Impacts of Committing First-Degree Murder Unintentionally
First-degree murder is the most serious crime you can be charged with, as taking someone’s life is punished harder than any other crime. In North Carolina, first-degree murder is a Class 1 felony punishable by death or life without parole. However, it is possible to commit this offense unintentionally.
The felony murder rule is a law that allows a person to get charged with first-degree murder even if they did not intentionally kill or directly cause another person’s death. Here’s how it works.
If you are in the process of committing a serious felony crime, such as breaking and entering, and someone dies, you can be charged with first-degree murder. For example, if you break into someone’s house, which is a felony, and they fall down the stairs and break their neck while chasing you out of the house, the court could charge you with first-degree murder as a result.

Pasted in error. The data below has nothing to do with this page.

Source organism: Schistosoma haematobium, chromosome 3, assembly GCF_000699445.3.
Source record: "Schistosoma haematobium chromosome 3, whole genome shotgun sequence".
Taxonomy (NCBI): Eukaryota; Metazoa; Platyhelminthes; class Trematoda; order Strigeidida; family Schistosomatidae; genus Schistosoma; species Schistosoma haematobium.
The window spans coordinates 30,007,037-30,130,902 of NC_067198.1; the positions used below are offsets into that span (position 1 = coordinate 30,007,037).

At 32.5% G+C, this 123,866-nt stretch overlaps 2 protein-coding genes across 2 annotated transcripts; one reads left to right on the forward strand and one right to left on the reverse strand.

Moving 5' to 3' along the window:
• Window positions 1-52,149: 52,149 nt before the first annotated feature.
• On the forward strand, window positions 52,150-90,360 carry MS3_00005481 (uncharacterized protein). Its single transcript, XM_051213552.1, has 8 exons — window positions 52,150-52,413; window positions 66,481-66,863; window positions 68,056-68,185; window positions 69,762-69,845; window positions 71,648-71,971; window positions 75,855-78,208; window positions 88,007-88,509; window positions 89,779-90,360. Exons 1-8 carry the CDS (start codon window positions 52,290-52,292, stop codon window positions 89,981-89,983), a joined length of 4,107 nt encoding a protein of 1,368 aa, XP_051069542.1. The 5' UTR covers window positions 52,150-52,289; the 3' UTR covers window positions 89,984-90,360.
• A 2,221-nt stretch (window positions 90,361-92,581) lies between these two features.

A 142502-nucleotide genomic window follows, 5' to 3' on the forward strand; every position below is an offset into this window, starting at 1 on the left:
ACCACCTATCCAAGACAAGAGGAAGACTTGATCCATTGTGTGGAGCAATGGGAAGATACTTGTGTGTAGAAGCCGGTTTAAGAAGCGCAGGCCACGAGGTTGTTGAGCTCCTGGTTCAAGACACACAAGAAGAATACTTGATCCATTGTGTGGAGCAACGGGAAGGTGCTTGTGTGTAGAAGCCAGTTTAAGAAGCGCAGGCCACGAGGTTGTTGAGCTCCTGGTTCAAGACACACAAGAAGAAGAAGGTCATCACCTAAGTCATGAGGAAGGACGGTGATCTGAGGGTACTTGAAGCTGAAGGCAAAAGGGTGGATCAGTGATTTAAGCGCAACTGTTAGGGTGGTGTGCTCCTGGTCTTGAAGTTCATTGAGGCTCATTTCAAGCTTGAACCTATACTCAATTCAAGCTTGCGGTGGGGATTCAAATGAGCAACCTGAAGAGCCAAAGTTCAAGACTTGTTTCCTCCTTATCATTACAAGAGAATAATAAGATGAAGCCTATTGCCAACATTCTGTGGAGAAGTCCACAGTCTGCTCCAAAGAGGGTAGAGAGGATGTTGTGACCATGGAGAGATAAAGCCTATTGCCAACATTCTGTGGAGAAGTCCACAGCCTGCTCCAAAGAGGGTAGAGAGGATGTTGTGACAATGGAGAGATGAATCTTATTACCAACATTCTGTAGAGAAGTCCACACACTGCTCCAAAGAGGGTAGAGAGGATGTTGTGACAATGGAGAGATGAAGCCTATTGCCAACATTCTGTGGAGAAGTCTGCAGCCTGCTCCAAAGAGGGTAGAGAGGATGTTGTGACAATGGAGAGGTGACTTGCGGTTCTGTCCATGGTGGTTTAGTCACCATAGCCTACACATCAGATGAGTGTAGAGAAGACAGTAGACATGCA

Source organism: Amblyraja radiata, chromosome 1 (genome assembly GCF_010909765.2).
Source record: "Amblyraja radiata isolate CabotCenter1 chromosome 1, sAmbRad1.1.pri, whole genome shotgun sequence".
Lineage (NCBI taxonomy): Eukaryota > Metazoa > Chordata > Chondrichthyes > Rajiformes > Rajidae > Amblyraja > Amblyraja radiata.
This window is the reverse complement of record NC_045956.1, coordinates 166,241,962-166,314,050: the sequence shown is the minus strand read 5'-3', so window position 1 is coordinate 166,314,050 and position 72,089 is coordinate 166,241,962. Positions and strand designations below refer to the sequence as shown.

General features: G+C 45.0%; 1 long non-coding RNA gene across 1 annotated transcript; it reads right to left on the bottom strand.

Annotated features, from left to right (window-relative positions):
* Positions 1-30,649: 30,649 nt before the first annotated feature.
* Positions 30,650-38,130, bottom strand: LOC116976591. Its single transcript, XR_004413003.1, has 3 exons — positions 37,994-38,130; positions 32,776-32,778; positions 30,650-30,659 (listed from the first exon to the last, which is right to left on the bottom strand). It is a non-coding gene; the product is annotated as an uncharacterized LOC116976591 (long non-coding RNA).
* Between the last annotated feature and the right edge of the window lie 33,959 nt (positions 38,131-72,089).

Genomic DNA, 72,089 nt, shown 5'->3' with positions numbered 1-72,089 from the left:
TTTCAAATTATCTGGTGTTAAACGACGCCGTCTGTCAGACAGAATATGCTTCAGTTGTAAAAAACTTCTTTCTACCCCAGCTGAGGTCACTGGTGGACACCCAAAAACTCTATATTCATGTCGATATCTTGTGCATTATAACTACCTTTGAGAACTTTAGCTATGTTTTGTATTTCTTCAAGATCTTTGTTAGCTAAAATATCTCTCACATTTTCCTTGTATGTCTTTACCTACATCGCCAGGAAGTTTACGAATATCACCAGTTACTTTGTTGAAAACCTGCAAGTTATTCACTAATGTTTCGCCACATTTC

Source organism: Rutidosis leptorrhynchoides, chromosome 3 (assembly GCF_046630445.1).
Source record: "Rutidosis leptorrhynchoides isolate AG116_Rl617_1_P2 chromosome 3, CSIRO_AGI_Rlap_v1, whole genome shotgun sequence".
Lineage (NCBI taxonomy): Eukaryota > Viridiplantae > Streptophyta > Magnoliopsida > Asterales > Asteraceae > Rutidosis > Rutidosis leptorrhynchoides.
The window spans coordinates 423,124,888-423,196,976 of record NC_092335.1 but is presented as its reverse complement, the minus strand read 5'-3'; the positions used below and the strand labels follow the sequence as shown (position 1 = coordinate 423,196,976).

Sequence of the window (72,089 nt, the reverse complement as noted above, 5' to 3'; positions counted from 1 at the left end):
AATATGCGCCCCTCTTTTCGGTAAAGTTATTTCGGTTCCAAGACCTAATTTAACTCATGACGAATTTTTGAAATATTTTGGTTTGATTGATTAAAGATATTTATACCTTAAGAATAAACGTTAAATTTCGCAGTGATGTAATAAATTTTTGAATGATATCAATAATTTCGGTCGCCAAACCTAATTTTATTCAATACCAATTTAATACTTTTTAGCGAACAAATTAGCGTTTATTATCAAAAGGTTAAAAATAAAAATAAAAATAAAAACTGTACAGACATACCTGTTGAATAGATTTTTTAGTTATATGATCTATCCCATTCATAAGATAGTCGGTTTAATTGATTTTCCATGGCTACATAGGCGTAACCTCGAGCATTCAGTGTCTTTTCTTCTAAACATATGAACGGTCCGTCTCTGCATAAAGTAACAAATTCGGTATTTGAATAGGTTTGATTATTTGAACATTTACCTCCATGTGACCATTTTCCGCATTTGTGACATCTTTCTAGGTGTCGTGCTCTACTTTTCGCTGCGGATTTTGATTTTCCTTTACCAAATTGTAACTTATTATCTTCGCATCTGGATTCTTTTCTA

How is this scenario different from manslaughter, you ask? Good question. Manslaughter occurs when a person unintentionally kills someone in the heat of passion. However, this crime carries less serious consequences than first-degree murder. Voluntary manslaughter is a Class D felony punishable by up to 17 years in prison and involuntary manslaughter is a Class F felony punishable by up to nearly 5 years in prison, for instance.
Recently, rapper YFN Lucci was under investigation for felony murder. YFN Lucci is wanted for the following crimes:
- felony murder
- aggravated assault
- participation in criminal street gang activity
- possession of a firearm during the commission of a felony
For YFN Lucci to get a felony murder charge, there must be an underlying felony, which is likely aggravated assault in his case. Let’s say during the commission of the assault, someone died. However, the assault didn’t directly cause the victim’s death; they had a heart attack during the offense. As a result, YFN Lucci could be charged with first-degree murder whether or not his alleged assault crime directly caused the person’s death. This example demonstrates how the felony murder rule may apply to the rapper’s case.